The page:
Reviewing older links tonight, I came across this report on the Buckminster Fuller Challenge 2009 winners. It reminded me of a serendipitous event from my student days, and the realization that I have not yet caught up with the challenge presented then.
In 1970, one of my architecture professors at Washington University in St. Louis was Jim Fitzgibbon. Jim was a very interesting guy with a great outlook (his dream – to every morning be faced with a decision to build), and a former partner of Buckminster Fuller. Jim would periodically have these marvelous evening gatherings at his house, inviting a cluster of students and a professional guest or two to spend the evening chatting. His home was an urban St. Louis classic and a place where, as you glanced about, your eye would catch in corners, behind doors, somewhere on a shelf, these groupings of stones with faces that Jim and his wife, his mirror image, would paint and place.
Bucky came in a couple of times. He had been working on a concept for a dome-covered East St. Louis, across the Mississippi in Illinois, called Old Man River’s City. As many as 125,000 people would live in a crater-shaped city, terracing both inward and out and covered by a one mile diameter geodesic dome. (Note to self – research how it is that a very challenged city came to have leadership who would engage a visionary and see themselves in one of the most extraordinarily imagined cities of our time.)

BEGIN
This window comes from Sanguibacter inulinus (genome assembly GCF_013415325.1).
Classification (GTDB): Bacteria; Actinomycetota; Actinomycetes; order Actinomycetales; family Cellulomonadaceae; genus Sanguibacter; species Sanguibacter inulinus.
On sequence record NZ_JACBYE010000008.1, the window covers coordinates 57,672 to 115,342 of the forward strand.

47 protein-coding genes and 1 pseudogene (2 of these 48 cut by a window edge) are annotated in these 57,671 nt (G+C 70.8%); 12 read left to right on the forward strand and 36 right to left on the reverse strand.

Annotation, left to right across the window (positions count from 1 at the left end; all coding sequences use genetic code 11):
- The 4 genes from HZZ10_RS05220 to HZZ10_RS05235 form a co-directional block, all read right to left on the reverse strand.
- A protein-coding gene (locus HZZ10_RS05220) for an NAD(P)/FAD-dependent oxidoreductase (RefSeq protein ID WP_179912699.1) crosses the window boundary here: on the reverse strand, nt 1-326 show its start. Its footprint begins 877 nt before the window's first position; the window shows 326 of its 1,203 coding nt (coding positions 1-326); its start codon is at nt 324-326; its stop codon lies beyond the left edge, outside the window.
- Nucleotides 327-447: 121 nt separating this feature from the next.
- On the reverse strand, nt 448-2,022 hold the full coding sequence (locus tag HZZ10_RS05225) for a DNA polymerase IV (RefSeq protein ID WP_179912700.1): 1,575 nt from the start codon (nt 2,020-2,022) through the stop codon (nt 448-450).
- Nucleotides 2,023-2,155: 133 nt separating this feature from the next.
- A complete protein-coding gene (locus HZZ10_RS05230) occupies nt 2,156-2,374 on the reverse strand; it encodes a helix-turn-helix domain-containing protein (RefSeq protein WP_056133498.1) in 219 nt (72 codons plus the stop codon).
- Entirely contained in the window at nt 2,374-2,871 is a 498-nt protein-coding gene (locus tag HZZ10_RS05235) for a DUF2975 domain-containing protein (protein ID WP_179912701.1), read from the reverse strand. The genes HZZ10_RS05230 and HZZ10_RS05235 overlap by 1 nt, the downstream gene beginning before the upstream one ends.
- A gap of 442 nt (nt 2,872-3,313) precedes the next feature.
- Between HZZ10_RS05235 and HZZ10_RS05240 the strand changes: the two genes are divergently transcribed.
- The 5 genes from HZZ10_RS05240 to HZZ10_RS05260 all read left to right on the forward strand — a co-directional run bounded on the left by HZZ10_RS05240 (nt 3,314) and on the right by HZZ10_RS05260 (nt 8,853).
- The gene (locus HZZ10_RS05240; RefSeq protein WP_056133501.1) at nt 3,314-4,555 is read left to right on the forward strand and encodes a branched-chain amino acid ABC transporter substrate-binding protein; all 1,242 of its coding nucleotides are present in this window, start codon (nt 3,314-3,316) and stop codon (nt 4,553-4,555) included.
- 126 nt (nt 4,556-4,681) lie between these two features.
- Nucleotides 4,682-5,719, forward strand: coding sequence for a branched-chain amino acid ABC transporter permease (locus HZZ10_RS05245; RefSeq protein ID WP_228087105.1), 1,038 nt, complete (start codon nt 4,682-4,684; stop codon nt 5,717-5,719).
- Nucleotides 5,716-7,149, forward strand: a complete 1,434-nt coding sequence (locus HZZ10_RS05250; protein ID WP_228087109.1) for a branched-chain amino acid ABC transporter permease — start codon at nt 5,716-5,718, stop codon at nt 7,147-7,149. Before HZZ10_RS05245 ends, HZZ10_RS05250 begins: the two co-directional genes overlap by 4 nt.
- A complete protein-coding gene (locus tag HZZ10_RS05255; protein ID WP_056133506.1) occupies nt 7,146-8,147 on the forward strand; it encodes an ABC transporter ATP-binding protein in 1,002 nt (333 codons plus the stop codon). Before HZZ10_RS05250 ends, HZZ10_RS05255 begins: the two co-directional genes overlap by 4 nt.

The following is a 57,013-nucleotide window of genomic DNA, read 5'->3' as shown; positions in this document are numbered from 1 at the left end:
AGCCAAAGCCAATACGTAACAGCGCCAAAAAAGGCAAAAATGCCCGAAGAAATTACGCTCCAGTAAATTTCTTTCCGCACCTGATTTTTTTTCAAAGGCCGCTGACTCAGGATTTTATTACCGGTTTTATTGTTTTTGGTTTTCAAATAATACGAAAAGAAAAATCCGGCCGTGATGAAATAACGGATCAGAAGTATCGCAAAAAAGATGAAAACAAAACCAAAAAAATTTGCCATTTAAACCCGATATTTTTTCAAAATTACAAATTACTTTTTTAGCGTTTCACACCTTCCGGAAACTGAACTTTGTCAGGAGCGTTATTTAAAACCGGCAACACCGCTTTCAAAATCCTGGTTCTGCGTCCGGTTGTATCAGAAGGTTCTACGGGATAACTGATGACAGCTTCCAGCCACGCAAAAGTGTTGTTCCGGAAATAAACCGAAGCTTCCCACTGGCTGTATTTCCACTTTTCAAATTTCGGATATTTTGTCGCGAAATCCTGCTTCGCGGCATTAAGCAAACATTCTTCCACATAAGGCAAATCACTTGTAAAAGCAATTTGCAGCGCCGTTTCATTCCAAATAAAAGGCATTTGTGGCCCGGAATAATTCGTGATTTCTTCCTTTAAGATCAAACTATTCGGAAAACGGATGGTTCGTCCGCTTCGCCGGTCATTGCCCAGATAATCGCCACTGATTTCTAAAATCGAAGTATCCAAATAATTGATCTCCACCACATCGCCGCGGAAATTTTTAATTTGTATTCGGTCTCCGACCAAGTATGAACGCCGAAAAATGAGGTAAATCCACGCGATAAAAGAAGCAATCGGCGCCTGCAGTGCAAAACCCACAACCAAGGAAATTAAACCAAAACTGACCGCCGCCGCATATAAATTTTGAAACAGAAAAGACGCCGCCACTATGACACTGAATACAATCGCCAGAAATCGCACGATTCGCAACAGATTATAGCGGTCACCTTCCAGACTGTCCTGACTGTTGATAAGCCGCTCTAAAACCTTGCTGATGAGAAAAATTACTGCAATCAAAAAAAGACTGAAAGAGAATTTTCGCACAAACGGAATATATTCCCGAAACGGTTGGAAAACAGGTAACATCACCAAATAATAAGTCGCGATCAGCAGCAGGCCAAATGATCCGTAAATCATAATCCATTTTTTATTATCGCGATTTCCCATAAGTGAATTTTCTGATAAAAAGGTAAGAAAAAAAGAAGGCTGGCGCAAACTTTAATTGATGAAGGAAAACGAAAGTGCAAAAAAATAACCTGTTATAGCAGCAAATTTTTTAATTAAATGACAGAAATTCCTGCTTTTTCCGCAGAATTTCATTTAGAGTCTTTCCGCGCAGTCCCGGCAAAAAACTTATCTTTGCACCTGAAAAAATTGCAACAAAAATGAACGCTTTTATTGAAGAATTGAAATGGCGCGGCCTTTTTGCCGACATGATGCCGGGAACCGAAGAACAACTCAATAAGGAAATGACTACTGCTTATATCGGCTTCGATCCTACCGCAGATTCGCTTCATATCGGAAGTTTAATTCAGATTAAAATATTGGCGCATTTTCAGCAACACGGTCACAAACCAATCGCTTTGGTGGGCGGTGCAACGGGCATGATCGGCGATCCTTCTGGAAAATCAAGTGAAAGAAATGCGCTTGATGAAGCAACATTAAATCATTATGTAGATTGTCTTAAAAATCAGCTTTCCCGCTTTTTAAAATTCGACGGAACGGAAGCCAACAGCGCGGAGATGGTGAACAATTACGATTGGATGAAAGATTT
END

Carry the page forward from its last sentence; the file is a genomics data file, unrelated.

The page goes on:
We’d been prepped for a Bucky “conversation.” Jim had suggested that we all provision ourselves before we gathered for the discussion. I recall that there was one question asked, maybe about 8 o’clock, and about midnight people began filtering out as Bucky was still answering that first question.
As I look back on that simple event of almost 40 years ago, I feel a certain embarrassment – I was in a defining context for the profession, but I was imagining architecture as aesthetic form not as critical regionalism. Bucky went long that night talking about the competition for resources on the face of the earth, and offering ideas that would provide global balance, freedom from war and conflict, and global and local sustainability. I remember impressions of awe, and skepticism. I realize now, however, that the evening was a “shaping” event, where extraordinary consideration and thought about the way in which access to resources affects peace or causes war, and the way in which architects and planners affect that competition with every decision to build.
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